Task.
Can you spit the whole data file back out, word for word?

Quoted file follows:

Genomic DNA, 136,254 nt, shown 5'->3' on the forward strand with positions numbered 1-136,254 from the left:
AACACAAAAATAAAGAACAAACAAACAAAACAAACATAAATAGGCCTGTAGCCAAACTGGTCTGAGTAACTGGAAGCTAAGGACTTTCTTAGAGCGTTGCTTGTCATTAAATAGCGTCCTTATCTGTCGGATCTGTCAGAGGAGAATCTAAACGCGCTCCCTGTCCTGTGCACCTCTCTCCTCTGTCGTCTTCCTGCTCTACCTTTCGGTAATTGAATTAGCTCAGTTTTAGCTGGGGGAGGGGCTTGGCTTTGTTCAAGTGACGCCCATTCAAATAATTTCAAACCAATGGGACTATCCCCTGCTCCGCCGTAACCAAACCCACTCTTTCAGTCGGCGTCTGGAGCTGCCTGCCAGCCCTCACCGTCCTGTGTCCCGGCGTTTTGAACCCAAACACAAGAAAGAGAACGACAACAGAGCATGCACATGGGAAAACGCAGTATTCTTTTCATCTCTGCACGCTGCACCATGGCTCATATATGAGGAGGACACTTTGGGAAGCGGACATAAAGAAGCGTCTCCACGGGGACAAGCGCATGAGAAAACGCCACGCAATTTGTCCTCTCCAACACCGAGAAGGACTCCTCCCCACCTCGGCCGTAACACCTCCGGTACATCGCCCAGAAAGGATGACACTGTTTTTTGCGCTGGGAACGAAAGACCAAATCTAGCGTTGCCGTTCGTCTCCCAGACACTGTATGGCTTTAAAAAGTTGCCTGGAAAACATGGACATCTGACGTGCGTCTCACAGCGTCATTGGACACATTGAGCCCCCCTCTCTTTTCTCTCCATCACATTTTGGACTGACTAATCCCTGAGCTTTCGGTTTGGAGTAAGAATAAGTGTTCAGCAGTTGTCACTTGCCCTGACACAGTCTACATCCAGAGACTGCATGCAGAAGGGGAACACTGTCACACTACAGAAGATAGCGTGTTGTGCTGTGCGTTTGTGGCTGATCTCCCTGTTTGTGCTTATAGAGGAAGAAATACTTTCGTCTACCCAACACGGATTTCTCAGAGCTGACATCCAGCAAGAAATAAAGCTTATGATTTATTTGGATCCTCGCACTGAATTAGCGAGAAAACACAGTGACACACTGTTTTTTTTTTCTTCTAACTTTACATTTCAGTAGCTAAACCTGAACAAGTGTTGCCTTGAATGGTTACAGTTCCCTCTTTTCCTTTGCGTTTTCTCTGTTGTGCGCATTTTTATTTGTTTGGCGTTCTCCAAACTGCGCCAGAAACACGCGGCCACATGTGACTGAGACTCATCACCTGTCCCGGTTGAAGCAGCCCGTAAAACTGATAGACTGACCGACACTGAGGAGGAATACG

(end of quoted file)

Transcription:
Genomic DNA, 136,254 nt, shown 5'->3' on the forward strand with positions numbered 1-136,254 from the left:
AACACAAAAATAAAGAACAAACAAACAAAACAAACATAAATAGGCCTGTAGCCAAACTGGTCTGAGTAACTGGAAGCTAAGGACTTTCTTAGAGCGTTGCTTGTCATTAAATAGCGTCCTTATCTGTCGGATCTGTCAGAGGAGAATCTAAACGCGCTCCCTGTCCTGTGCACCTCTCTCCTCTGTCGTCTTCCTGCTCTACCTTTCGGTAATTGAATTAGCTCAGTTTTAGCTGGGGGAGGGGCTTGGCTTTGTTCAAGTGACGCCCATTCAAATAATTTCAAACCAATGGGACTATCCCCTGCTCCGCCGTAACCAAACCCACTCTTTCAGTCGGCGTCTGGAGCTGCCTGCCAGCCCTCACCGTCCTGTGTCCCGGCGTTTTGAACCCAAACACAAGAAAGAGAACGACAACAGAGCATGCACATGGGAAAACGCAGTATTCTTTTCATCTCTGCACGCTGCACCATGGCTCATATATGAGGAGGACACTTTGGGAAGCGGACATAAAGAAGCGTCTCCACGGGGACAAGCGCATGAGAAAACGCCACGCAATTTGTCCTCTCCAACACCGAGAAGGACTCCTCCCCACCTCGGCCGTAACACCTCCGGTACATCGCCCAGAAAGGATGACACTGTTTTTTGCGCTGGGAACGAAAGACCAAATCTAGCGTTGCCGTTCGTCTCCCAGACACTGTATGGCTTTAAAAAGTTGCCTGGAAAACATGGACATCTGACGTGCGTCTCACAGCGTCATTGGACACATTGAGCCCCCCTCTCTTTTCTCTCCATCACATTTTGGACTGACTAATCCCTGAGCTTTCGGTTTGGAGTAAGAATAAGTGTTCAGCAGTTGTCACTTGCCCTGACACAGTCTACATCCAGAGACTGCATGCAGAAGGGGAACACTGTCACACTACAGAAGATAGCGTGTTGTGCTGTGCGTTTGTGGCTGATCTCCCTGTTTGTGCTTATAGAGGAAGAAATACTTTCGTCTACCCAACACGGATTTCTCAGAGCTGACATCCAGCAAGAAATAAAGCTTATGATTTATTTGGATCCTCGCACTGAATTAGCGAGAAAACACAGTGACACACTGTTTTTTTTTTCTTCTAACTTTACATTTCAGTAGCTAAACCTGAACAAGTGTTGCCTTGAATGGTTACAGTTCCCTCTTTTCCTTTGCGTTTTCTCTGTTGTGCGCATTTTTATTTGTTTGGCGTTCTCCAAACTGCGCCAGAAACACGCGGCCACATGTGACTGAGACTCATCACCTGTCCCGGTTGAAGCAGCCCGTAAAACTGATAGACTGACCGACACTGAGGAGGAATACG